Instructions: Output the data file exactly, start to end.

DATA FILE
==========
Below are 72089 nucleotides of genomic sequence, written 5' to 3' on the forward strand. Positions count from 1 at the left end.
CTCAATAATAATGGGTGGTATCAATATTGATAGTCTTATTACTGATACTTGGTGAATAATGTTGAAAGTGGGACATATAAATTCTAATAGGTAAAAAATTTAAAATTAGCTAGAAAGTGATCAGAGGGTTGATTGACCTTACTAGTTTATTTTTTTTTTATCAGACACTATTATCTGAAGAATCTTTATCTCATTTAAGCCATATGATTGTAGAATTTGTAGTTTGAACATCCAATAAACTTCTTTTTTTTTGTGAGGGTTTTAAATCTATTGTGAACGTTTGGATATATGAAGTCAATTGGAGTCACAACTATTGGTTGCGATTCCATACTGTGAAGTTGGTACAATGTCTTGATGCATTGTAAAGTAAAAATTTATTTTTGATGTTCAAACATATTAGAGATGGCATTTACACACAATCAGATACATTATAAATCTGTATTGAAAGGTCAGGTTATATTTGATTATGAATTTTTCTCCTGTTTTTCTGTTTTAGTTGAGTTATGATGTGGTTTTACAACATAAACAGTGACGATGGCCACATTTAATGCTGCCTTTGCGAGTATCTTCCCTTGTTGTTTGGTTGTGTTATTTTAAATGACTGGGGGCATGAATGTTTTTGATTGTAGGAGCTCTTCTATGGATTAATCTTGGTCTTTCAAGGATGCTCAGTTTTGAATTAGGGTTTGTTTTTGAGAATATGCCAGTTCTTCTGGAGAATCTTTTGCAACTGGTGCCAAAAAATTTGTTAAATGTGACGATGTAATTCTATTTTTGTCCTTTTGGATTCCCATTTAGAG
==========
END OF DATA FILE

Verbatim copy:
Below are 72089 nucleotides of genomic sequence, written 5' to 3' on the forward strand. Positions count from 1 at the left end.
CTCAATAATAATGGGTGGTATCAATATTGATAGTCTTATTACTGATACTTGGTGAATAATGTTGAAAGTGGGACATATAAATTCTAATAGGTAAAAAATTTAAAATTAGCTAGAAAGTGATCAGAGGGTTGATTGACCTTACTAGTTTATTTTTTTTTTATCAGACACTATTATCTGAAGAATCTTTATCTCATTTAAGCCATATGATTGTAGAATTTGTAGTTTGAACATCCAATAAACTTCTTTTTTTTTGTGAGGGTTTTAAATCTATTGTGAACGTTTGGATATATGAAGTCAATTGGAGTCACAACTATTGGTTGCGATTCCATACTGTGAAGTTGGTACAATGTCTTGATGCATTGTAAAGTAAAAATTTATTTTTGATGTTCAAACATATTAGAGATGGCATTTACACACAATCAGATACATTATAAATCTGTATTGAAAGGTCAGGTTATATTTGATTATGAATTTTTCTCCTGTTTTTCTGTTTTAGTTGAGTTATGATGTGGTTTTACAACATAAACAGTGACGATGGCCACATTTAATGCTGCCTTTGCGAGTATCTTCCCTTGTTGTTTGGTTGTGTTATTTTAAATGACTGGGGGCATGAATGTTTTTGATTGTAGGAGCTCTTCTATGGATTAATCTTGGTCTTTCAAGGATGCTCAGTTTTGAATTAGGGTTTGTTTTTGAGAATATGCCAGTTCTTCTGGAGAATCTTTTGCAACTGGTGCCAAAAAATTTGTTAAATGTGACGATGTAATTCTATTTTTGTCCTTTTGGATTCCCATTTAGAG